#123movies #fmovies #putlocker #gomovies #solarmovie #soap2day Watch Full Movie Online Free – In the midst of a pro basketball lockout, sports agent Ray Burke (André Holland) finds himself caught in the face-off between the league and the players. His career is on the line, but Ray is playing for higher stakes. With only 72 hours to pull off a daring plan, he outmaneuvers all the power-players as he uncovers a loophole that could change the game forever. The outcome raises questions of who owns the game – and who ought to.
Plot: During an NBA lockout, a sports agent, Ray Burke, presents his rookie client, Erick Scott, with an intriguing and controversial business opportunity.
Smart Tags: #basketball #director_also_editor #lesbian_character #steam_bath #shot_on_phone #netflix_original #animal_in_title #nba #rookie #agency
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Lockout or Lookout
Jerry Maguire he isn’t … but if you were to mix that movie with a basketball inspired theme (lockout), this might be the thing you get. There are many interesting insights in between – which is weird to say. Because while this is a fictional movie based on real events, the sporadic interviews with real rookies/NBA players in itself are quite something.
They work fine, but they also might get you out of the movie. The charisma of the actors on the other hand is not at fault here. The main character, no matter how shady he may seem, is quite charismatic. The twists and turns are nice, but they don’t have the power behind them you might wish for .. even when you feel they should feel important
The Revolt of the Filmmaker
Lots of dull opaque talking in “High Flying Bird” to ultimately turn contract negotiations between millionaires and billionaires–not exactly “Norma Rae” (1979) this, let alone worthy of all the salvery references–into Steven Soderbergh’s favorite genre, the con or heist flick, which in this case mostly boils down to a character revealing and reveling in how much smarter he is than are others and some message that pertains to a very select number of people, the professional black athlete. Documentary interviews with NBA players interrupt the drama, too, to lend advice to rookie basketballers. Makes me wonder why this is streaming on Netflix and not exclusively at NBA Orientation Days. For whom is this movie supposed to be?
For director Soderbergh himself, perhaps. He’s one of the brightest at exploiting the fundamental importance of the cinematographic apparatus within his oeuvre–even being his own cinematographer, editor and so on. His breakthrough film, after all, listed a medium of motion pictures in its title, “Sex, Lies and Videotape” (1989). If anyone is going to make movies with a phone camera that are indirectly about making movies with a phone camera, it’d be him. I haven’t seen “Unsane” (2018) yet, being generally not in a rush to see movies shot with an iPhone, but I have seen his latest phone heist of some of Hollywood’s top actors, “No Sudden Move” (2021). There, the camera was fit with a distorting wide-angle lens that reflected visually the narrative involving automobiles–and did so by way of the reflective device in cars, the rear-view mirror. It may also allude to the past obfuscation involved in the genre plotting and its historical setting.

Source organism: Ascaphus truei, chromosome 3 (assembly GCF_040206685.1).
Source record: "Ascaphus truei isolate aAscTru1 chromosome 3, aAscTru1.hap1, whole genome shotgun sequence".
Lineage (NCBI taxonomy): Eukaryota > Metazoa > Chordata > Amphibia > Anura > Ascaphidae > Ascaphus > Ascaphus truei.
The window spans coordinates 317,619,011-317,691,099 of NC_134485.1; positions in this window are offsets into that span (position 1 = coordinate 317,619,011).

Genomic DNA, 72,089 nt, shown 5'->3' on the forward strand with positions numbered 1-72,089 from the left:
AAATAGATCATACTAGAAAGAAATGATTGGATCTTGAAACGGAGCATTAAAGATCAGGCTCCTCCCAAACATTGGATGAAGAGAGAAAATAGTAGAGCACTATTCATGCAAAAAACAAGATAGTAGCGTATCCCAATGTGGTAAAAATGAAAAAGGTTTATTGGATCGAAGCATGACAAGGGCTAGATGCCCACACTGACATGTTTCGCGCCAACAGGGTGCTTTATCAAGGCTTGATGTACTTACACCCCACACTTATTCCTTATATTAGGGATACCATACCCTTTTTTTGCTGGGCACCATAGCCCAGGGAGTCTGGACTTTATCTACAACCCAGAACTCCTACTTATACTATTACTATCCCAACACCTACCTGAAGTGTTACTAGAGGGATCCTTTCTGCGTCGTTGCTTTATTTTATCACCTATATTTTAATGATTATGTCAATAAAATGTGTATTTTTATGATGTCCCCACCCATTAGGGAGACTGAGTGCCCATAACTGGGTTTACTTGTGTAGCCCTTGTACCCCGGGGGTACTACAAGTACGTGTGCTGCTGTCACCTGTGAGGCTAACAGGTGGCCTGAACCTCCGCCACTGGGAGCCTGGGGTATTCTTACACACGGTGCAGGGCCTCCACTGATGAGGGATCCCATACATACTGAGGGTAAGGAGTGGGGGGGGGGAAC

It follows, then, that Soderbergh may’ve shot “High Flying Bird” as a comment on another industry, that of making movies. Nominally, the narrative concerns undermining NBA owners by way of new technology and forms of communication to bring basketball to its fans and, thus, wrestle away control for the players, or their agents. Congruous for an independent movie shot with a mobile phone and released on Netflix, if not for the racial issues it raises as written by Tarell Alvin McCraney (also of “Moonlight” (2016)). He doesn’t even show us the film-within-the-film, the one-on-one basketball game, because this isn’t about a movie, or the story in it, but about how movies are made. The suggestion is that Soderbergh is changing the way the game, or rather the game on top of the game, is played.
He may be right. The anti-studio, anti-actual-film progenitor of a new era of independent and digital cinema has been before. Hopefully, at least, these phone movies will become better looking–that Soderbergh will not overlook keeping a shaky shot from the table that apparently holds the phone stand being bumped, or a distracting and odd-looking lens flare in another, and get better lenses in general. Everything is in focus in these shots, which is distracting, as anything and nothing consequently become the focus. As if the drama for millionaires weren’t already irrelevant enough, too. And, I like meta movies generally, but this one seems overly self-satisfied looking in the mirror–the cinematic equivalent of a selfie.
Original Language en
Runtime 1 hr 30 min (90 min)
Genre Drama, Sport
Director Steven Soderbergh
Writer Tarell Alvin McCraney
Actors André Holland, Melvin Gregg, Eddie Tavares
Country United States
Awards 7 nominations
Production Company N/A
Sound Mix Dolby Digital
Aspect Ratio 2.35 : 1
Camera iPhone 8, Moondog Labs Anamorphic Adapter, Moment 2Xtele
Film Length N/A
Negative Format H.264 (2160p)
Cinematographic Process Digital Intermediate (4K) (Master Format), FiLMiC Pro Log (anamorphic) (2160p) (source format)
Printed Film Format D-Cinema (4K DCP), Video (Ultra HD)